- Category: Path to a Better Life
- Published on 23 September 2014
- Written by Dr. Howard Peiper
Dr. Howard Peiper, N.D. - Path to a Better Life -
Love is our Soul purpose. Our life direction is the trajectory we take, or the story we weave to get to that place of deeper love of self and other. Self is not “selfish” in an egoism self-centered fashion, rather it is the honoring of the place within us that is larger than our personal life story, or is our “Higher Self/Higher Power/God.”
Oscar Wilde once said: “To love oneself is the beginning of a lifelong romance.” Isn’t that a delicious and outrageous thought? Who doesn’t want to rediscover themselves and fall in self-love again; to “re-invent” our lives and feel that sense of self? Or maybe we are more humble and simply want to have “a more determining say” in our destiny and fate; and perhaps like a good makeover, we confess it’s an intriguing idea.
- Category: Nutrition Tidbits
- Published on 18 September 2014
- Written by Lisa Metzgar PhD
By Lisa Metzgar, PhD, Nutrition Tidbits - Halloween is the start of holiday treats.
With bags full of candy coming home from a successful night of Trick or Treating...how do we keep the sweet treats to a minimum? Halloween parties are also sweet temptations for us adults as well.
As we all know, too much sugar and processed foods will wreck havoc on our health. Sugar depresses the immune system and sends our insulin levels out of control. Once you start indulging in all the yummy, sticky treats of the season…it seems like we lose all our self control.
- Category: Building Health
- Published on 26 August 2014
- Written by Dale Petersen MD
One of the most important skills required to maintain one’s health is the ability to listen to what one’s body is saying. The body expresses itself through what are called symptoms. A symptom might be a headache, a sore throat, a fever, unusual or excessive fatigue, or any number of other abnormal sensations. Symptoms are not diseases in themselves; they are warning signs that a disease is present or is developing.
I can illustrate the importance of looking for the causes of symptoms in this way: Suppose that I’m driving my car and I’m eighty miles from my destination when I glance down and see a red light that says “oil” on my dashboard. The oil light is a warning that the oil level is dangerously low. Having seen the warning light I have several options. I can simply keep on driving. The light will remain lit, however, and that will cause me to feel anxious or worried. I can pull over and add a quart of oil if I have one available. If not, I can call roadside assistance and have them bring some oil or send a truck to tow my vehicle to a service center. There is a more direct option, however. I can take out a pair of pliers, identify the wire that’s leading to the light, and clip it. That will allow me to restart the engine and drive to my destination without being bothered by that annoying red light.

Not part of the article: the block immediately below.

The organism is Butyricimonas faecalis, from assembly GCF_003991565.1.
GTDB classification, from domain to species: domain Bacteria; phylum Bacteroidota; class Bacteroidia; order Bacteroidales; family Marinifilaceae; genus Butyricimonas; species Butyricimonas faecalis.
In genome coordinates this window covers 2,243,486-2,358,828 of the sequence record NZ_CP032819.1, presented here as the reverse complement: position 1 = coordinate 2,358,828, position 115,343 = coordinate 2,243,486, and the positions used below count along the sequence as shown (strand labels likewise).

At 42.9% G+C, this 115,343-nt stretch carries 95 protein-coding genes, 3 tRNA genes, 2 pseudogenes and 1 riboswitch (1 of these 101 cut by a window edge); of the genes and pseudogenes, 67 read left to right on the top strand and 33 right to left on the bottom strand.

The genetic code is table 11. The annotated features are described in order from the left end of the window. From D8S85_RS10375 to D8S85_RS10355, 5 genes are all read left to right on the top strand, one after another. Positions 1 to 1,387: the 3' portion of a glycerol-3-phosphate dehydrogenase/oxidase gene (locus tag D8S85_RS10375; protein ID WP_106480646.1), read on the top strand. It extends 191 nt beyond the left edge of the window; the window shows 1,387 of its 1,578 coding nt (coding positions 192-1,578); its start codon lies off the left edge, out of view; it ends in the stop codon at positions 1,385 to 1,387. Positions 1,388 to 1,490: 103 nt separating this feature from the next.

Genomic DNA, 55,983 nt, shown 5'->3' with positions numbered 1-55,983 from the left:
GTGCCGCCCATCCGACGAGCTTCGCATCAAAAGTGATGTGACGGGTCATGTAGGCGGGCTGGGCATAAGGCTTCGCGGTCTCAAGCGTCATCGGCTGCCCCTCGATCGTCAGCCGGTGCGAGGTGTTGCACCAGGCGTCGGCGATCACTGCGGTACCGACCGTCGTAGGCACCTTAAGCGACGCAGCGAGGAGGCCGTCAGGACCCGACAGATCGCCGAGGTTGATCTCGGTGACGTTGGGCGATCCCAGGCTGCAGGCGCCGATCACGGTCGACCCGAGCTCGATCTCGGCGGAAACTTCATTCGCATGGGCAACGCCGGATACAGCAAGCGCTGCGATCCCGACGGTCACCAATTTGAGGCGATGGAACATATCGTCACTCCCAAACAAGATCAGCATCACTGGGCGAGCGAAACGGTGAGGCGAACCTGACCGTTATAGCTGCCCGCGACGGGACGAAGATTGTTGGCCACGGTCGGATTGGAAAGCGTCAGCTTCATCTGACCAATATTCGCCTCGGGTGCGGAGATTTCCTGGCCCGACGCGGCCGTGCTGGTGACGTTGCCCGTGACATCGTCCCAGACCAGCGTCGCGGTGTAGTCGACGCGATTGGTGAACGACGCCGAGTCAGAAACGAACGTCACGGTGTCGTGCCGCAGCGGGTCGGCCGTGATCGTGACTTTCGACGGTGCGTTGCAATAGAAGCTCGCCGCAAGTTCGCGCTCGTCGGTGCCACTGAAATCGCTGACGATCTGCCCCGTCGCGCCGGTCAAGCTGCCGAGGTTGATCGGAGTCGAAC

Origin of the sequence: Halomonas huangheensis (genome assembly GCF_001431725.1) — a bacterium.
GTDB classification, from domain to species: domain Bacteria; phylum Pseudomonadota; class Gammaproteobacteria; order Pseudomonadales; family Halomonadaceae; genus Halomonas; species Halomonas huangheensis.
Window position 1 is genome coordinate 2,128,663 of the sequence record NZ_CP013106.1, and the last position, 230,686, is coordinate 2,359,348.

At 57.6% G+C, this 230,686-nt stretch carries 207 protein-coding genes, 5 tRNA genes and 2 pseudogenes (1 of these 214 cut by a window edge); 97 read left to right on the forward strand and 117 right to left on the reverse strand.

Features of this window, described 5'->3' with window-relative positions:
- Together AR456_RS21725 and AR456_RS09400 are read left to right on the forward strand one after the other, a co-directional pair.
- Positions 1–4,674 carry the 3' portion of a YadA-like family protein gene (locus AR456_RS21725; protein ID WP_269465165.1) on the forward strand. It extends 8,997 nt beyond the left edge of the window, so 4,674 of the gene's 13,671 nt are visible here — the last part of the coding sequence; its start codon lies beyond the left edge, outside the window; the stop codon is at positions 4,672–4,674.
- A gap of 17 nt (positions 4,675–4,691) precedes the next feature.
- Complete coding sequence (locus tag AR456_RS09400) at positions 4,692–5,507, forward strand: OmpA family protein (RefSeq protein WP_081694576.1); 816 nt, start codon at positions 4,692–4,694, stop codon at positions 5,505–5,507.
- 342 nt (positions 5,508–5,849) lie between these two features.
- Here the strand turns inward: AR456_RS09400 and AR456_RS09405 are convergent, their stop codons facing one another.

- Category: Path to a Better Life
- Published on 19 August 2014
- Written by Families Online Staff
True listening is not always easy. It is a skill we develop. In this era of technological expertise and emotional unavailability, all too often there is more speaking than listening. We are not really conversing but merely exchanging gestures. For a genuine dialogue to occur, speaking and listening must both play leading roles. Conversation is a dance and play between two human minds, which naturally creates harmony. Therefore, having a good conversation is an art that benefits ourselves and others.
In the art of conversation, two people are equal partners. When one is speaking, one is more active; when one is listening, one is more receptive. A conversation where someone is speaking, but no one is listening fosters disharmony and dishonesty, within the conversation and within the relationship. Thus, in order for the conversation to be healthy and productive and to grow, both participants need to take turns listening.
- Category: You & Your Family's Health
- Published on 10 August 2014
- Written by Administrator
Maintaining supplementation with folic acid...
Maintaining supplementation with folic acid through to the third trimester of pregnancy may reduce the risk of preterm births, reports an important new study from Hungary.
Currently, supplementation with folate (folic acid) the bioavailable form of folate is recommended to all women of child-bearing age since most neural tube defects (NTDs), including spina bifida and anencephaly, occur within the first 22 to 28 days of pregnancy, when the mother-to-be is not aware she is even pregnant, reported researchers from the Foundation for the Community Control of Hereditary Diseases in Budapest and Semmelweis University in Hungary.